Getting more out of the latter two groups is difficult because deans have little power to sanction slackers and limited resources to create incentives for working harder. A dean can increase faculty productivity by assigning an extra class to those who should be (or could be) doing more, but deans are reluctant to do this because it generates resentment.

The key is to raise up the internal culture of expectations within the faculty in a way that gets everyone to embrace the duty to give it their all. Any suggestions on how to do that?

See also today's earlier post, The Least Stressful Job in America: Professor.

http://taxprof.typepad.com/taxprof_blog/2013/01/rodriguez-.html

Legal Education | Permalink

TrackBack URL for this entry:

http://www.typepad.com/services/trackback/6a00d8341c4eab53ef017c3560c5d3970b

Listed below are links to weblogs that reference Rodriguez: Faculty Must Work Harder:

Comments

If responsibility for career counseling and placement is going to shift from deans and administrators to faculty members, will pay also be shifting from deans and career service personnel to faculty?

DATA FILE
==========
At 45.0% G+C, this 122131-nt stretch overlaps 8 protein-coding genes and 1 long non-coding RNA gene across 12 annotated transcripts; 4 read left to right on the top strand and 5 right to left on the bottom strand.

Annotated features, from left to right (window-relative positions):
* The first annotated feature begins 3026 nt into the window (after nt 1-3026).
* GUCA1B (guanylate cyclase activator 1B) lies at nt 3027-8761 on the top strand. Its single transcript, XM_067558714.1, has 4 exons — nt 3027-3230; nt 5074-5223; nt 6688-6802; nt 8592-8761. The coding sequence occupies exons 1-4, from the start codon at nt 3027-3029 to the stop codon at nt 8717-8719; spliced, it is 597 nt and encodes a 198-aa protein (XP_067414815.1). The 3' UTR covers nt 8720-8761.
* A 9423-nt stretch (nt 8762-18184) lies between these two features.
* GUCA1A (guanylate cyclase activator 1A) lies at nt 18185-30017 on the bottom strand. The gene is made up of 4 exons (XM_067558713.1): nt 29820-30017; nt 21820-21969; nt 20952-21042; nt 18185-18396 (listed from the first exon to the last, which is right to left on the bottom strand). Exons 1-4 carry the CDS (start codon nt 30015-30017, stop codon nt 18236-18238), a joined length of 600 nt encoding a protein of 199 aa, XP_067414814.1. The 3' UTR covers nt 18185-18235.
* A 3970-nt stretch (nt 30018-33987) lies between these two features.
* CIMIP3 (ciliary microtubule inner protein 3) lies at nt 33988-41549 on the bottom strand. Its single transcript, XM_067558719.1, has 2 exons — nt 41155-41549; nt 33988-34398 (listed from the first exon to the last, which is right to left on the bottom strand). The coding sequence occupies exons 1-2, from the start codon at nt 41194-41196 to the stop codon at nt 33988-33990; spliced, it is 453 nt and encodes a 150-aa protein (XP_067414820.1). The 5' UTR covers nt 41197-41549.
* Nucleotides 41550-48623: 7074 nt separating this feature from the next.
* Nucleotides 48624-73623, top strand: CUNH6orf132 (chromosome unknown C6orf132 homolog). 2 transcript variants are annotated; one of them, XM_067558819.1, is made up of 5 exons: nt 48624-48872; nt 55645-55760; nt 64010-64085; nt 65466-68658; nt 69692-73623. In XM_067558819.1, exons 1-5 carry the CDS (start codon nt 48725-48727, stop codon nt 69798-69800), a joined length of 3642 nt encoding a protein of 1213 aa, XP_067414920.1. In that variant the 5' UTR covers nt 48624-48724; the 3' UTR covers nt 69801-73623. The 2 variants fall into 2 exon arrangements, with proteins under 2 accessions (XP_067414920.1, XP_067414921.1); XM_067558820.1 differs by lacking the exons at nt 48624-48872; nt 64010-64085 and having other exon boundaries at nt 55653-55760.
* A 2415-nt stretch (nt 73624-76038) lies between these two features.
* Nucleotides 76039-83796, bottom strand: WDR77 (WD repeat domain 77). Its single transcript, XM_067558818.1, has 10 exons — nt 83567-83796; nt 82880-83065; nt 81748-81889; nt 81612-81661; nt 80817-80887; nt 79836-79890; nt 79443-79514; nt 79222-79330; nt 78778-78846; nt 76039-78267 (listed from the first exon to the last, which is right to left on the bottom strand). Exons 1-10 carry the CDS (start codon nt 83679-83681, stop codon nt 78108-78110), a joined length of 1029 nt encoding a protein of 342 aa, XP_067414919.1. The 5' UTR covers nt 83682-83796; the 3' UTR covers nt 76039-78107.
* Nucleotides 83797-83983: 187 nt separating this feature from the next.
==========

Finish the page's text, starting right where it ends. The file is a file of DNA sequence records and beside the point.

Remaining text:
Posted by: Anon | Jan 7, 2013 1:40:34 PM

"because it generates resentment."

Grow a pair.

You are already facing murderous resentment from legions of defrauded alumni.

And as for that "nights and weekends" bullsh*t - there is little to say.

The only way "nights and weekends" is true for even a tiny fraction of the professoriat is because they are pouring hours and hours and hours into their own privately motivated ideological "scholarship".

I would very, very, very much like to see a list of law schools where the average *teaching* load is in excess of six "classroom hours" (50 minute "hours") per *week* - for two thirds of the year.